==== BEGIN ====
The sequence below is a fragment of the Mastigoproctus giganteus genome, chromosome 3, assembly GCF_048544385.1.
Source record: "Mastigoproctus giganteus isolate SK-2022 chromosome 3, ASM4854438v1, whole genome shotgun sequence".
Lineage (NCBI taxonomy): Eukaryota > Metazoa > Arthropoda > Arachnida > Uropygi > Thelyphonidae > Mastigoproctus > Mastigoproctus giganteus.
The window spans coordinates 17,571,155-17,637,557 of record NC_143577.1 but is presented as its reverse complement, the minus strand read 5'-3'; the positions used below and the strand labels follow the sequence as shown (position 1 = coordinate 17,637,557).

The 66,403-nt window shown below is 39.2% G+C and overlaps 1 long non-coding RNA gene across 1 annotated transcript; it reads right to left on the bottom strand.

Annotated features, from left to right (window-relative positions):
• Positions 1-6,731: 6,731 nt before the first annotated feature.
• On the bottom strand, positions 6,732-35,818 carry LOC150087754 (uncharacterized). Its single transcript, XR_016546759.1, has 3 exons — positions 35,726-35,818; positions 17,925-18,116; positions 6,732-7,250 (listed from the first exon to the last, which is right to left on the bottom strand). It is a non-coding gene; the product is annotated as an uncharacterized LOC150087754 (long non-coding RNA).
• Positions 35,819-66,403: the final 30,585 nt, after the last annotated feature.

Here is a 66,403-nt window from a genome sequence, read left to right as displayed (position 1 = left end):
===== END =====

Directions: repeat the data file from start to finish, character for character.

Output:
The sequence below is a fragment of the Mastigoproctus giganteus genome, chromosome 3, assembly GCF_048544385.1.
Source record: "Mastigoproctus giganteus isolate SK-2022 chromosome 3, ASM4854438v1, whole genome shotgun sequence".
Lineage (NCBI taxonomy): Eukaryota > Metazoa > Arthropoda > Arachnida > Uropygi > Thelyphonidae > Mastigoproctus > Mastigoproctus giganteus.
The window spans coordinates 17,571,155-17,637,557 of record NC_143577.1 but is presented as its reverse complement, the minus strand read 5'-3'; the positions used below and the strand labels follow the sequence as shown (position 1 = coordinate 17,637,557).

The 66,403-nt window shown below is 39.2% G+C and overlaps 1 long non-coding RNA gene across 1 annotated transcript; it reads right to left on the bottom strand.

Annotated features, from left to right (window-relative positions):
• Positions 1-6,731: 6,731 nt before the first annotated feature.
• On the bottom strand, positions 6,732-35,818 carry LOC150087754 (uncharacterized). Its single transcript, XR_016546759.1, has 3 exons — positions 35,726-35,818; positions 17,925-18,116; positions 6,732-7,250 (listed from the first exon to the last, which is right to left on the bottom strand). It is a non-coding gene; the product is annotated as an uncharacterized LOC150087754 (long non-coding RNA).
• Positions 35,819-66,403: the final 30,585 nt, after the last annotated feature.

Here is a 66,403-nt window from a genome sequence, read left to right as displayed (position 1 = left end):